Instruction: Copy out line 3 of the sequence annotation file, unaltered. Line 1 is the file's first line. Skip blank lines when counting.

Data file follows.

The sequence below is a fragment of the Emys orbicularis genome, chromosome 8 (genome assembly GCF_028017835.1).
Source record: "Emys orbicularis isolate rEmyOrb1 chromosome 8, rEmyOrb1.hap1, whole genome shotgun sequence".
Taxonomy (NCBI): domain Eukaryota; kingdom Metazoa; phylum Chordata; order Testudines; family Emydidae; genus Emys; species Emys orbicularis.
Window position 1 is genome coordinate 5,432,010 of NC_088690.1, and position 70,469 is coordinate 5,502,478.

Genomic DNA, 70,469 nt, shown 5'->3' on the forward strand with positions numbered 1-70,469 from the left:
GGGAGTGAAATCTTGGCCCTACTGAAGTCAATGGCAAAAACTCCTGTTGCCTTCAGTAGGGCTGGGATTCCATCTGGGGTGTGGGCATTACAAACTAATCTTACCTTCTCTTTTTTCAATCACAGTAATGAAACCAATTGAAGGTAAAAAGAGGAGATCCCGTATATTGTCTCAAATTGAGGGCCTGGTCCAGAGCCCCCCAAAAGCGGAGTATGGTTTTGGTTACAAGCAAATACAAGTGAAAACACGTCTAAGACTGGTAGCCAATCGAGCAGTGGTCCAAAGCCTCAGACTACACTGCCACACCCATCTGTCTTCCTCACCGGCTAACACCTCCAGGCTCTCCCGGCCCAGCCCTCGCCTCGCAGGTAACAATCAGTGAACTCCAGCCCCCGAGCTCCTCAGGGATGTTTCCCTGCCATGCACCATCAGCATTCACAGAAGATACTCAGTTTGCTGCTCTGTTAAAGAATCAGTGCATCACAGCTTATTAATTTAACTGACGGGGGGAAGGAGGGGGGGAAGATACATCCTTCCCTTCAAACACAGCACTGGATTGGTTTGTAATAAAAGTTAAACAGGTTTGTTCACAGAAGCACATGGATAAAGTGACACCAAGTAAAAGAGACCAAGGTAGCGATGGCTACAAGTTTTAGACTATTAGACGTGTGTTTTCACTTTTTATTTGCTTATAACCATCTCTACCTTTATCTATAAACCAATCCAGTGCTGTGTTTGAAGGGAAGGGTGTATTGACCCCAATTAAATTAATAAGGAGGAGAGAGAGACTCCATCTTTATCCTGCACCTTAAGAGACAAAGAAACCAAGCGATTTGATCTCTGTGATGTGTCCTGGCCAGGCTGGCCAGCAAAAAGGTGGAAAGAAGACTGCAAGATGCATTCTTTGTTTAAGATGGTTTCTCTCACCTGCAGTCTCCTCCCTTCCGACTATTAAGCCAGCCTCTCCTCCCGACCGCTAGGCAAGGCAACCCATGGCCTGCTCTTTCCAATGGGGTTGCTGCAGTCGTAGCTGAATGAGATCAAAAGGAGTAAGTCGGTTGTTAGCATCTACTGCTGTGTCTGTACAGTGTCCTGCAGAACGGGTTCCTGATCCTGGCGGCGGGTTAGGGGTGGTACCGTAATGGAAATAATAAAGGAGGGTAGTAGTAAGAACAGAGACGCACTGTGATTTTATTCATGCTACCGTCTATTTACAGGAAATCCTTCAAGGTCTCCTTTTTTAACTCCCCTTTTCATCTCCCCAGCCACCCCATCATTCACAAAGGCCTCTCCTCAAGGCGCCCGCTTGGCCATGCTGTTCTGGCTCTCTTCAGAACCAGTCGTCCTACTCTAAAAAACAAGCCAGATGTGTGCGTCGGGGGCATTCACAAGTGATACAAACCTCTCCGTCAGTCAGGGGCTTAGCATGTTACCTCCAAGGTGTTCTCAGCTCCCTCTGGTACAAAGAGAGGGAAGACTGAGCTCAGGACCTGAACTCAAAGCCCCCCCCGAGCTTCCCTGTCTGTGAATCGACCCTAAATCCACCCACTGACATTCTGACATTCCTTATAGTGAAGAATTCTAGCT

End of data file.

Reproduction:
Taxonomy (NCBI): domain Eukaryota; kingdom Metazoa; phylum Chordata; order Testudines; family Emydidae; genus Emys; species Emys orbicularis.